by Tim Dickinson Read full Rolling Stone article here

The United States has spent more subsidizing fossil fuels in recent years than it has on defense spending, according to a new report from the International Monetary Fund.

The IMF found that direct and indirect subsidies for coal, oil and gas in the U.S. reached $649 billion in 2015. Pentagon spending that same year was $599 billion.

The study defines “subsidy” very broadly, as many economists do. It accounts for the “differences between actual consumer fuel prices and how much consumers would pay if prices fully reflected supply costs plus the taxes needed to reflect environmental costs” and other damage, including premature deaths from air pollution….

Dangerous decline of nature and increase in species extinctions unprecedented in human history- New UN report

“The health of ecosystems on which we and all other species depend is deteriorating more rapidly than ever. We are eroding the very foundations of our economies, livelihoods, food security, health and quality of life worldwide.” The five direct drivers of change in nature with the largest relative global impacts so far are, in descending order: (1) changes in land and sea use; (2) direct exploitation of organisms; (3) climate change; (4) pollution and (5) invasive alien species.

Read Policymakers Summary here (Pdf), press release here and ScienceDaily coverage here.

Nature is declining globally at rates unprecedented in human history — and the rate of species extinctions is accelerating, with grave impacts on people around the world now likely, per a new report from the UN’s Intergovernmental Science-Policy Platform on Biodiversity and Ecosystem Services (IPBES)… More than 1,000,000 species- or ~25% of all species- are threatened with extinction. Transformative changes are needed to restore and protect nature for our well-being.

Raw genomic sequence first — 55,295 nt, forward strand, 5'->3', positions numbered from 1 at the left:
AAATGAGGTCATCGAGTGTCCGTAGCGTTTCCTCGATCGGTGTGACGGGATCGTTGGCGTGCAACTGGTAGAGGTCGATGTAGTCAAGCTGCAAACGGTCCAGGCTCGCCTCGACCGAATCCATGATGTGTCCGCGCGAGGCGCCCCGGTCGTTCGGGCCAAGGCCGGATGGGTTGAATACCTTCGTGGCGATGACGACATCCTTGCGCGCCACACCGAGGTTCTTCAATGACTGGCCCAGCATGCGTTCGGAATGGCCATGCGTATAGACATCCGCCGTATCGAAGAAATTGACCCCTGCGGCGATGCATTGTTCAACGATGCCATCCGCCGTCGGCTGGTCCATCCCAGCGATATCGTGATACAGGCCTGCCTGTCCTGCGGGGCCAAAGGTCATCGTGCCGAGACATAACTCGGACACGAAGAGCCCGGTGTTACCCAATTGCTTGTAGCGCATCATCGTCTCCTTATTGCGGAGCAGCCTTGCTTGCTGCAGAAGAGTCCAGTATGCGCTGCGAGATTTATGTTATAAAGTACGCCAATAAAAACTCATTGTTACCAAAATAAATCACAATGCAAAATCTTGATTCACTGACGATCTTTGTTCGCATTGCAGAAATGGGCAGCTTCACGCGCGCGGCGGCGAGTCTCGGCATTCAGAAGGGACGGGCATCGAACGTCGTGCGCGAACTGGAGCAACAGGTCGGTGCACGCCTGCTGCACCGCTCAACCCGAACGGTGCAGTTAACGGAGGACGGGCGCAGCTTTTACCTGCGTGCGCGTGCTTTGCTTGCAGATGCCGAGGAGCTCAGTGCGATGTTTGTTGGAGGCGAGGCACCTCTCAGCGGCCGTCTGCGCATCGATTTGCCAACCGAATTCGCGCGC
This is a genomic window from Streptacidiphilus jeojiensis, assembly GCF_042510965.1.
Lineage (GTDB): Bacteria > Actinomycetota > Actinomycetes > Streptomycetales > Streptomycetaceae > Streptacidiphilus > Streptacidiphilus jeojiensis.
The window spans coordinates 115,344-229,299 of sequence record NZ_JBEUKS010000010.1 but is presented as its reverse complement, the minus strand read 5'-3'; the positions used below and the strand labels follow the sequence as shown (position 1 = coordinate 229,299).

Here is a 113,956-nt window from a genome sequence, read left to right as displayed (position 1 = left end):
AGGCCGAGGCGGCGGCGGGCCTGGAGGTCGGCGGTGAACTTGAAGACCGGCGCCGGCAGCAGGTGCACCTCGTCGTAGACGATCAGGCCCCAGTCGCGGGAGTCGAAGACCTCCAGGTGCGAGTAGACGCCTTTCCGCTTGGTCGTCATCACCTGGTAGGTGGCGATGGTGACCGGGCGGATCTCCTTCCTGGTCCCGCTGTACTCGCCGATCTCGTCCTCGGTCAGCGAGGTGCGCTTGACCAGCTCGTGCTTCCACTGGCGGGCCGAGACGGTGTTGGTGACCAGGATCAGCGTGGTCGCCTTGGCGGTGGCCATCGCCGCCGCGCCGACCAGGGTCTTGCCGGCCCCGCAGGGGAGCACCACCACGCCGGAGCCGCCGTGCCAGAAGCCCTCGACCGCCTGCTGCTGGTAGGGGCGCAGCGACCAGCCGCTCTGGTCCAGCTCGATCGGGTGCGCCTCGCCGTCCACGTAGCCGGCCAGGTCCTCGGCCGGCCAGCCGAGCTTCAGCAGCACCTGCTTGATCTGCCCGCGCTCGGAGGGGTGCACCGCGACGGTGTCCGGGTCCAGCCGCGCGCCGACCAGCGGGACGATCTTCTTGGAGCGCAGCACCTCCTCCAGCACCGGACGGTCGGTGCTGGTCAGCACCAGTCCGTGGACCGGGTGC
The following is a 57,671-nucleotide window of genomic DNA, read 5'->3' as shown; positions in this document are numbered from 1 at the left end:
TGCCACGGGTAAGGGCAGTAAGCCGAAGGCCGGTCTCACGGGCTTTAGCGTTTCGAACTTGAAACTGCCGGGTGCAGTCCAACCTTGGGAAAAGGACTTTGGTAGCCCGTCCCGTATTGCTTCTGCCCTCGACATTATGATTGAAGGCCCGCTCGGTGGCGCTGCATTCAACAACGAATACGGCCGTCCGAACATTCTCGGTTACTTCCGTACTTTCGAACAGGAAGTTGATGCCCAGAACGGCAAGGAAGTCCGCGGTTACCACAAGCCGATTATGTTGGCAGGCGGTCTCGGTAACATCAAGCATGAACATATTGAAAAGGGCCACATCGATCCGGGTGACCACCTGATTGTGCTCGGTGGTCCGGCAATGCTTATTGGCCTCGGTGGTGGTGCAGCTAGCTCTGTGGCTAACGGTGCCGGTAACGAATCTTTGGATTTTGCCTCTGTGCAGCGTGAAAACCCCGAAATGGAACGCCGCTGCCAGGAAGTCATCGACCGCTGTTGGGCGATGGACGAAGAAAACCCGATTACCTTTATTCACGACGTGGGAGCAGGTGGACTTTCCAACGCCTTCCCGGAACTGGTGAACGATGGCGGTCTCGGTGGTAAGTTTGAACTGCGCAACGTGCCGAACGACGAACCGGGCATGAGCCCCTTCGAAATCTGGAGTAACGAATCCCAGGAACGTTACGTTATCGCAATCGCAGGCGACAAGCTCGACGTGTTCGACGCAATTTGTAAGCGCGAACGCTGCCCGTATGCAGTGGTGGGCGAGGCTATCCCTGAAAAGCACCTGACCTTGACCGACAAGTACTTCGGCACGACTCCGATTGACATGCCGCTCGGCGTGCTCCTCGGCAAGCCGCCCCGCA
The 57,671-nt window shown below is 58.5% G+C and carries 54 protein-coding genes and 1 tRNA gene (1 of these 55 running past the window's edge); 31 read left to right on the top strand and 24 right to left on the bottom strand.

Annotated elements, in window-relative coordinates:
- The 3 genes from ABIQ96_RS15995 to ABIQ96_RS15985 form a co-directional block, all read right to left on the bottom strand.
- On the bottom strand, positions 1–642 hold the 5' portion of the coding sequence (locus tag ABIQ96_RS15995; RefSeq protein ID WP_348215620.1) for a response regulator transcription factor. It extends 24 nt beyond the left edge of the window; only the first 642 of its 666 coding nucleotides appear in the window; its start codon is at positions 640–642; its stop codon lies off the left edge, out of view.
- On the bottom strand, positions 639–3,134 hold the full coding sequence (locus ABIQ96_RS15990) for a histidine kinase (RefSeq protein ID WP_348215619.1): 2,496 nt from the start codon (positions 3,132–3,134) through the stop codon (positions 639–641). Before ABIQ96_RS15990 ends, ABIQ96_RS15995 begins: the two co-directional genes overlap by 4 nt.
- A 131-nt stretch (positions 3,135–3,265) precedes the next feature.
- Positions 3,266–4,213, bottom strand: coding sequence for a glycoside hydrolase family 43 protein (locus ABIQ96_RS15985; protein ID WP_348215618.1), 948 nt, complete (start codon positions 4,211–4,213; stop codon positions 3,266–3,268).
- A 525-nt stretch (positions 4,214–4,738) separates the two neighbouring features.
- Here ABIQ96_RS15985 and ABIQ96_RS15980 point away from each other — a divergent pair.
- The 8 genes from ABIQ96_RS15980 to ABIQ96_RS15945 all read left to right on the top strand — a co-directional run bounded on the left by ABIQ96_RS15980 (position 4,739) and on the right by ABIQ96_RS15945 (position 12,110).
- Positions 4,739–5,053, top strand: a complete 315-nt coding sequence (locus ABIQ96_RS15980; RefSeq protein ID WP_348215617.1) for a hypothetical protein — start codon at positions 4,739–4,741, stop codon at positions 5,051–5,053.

Findings include:

  • Three-quarters of the land-based environment and about 66% of the marine environment have been significantly altered by human actions. On average these trends have been less severe or avoided in areas held or managed by Indigenous Peoples and Local Communities.
  • More than a third of the world’s land surface and nearly 75% of freshwater resources are now devoted to crop or livestock production…

….Compiled by 145 expert authors from 50 countries over the past three years, with inputs from another 310 contributing authors, the Report assesses changes over the past five decades, providing a comprehensive picture of the relationship between economic development pathways and their impacts on nature. It also offers a range of possible scenarios for the coming decades.

Based on the systematic review of about 15,000 scientific and government sources, the Report also draws (for the first time ever at this scale) on indigenous and local knowledge, particularly addressing issues relevant to Indigenous Peoples and Local Communities.

“Biodiversity and nature’s contributions to people are our common heritage and humanity’s most important life-supporting ‘safety net’. But our safety net is stretched almost to breaking point…”

For ease of reference, a number of issues highlighted in the Report are summarized in the ‘Further Information’ section that follows below, specifically on: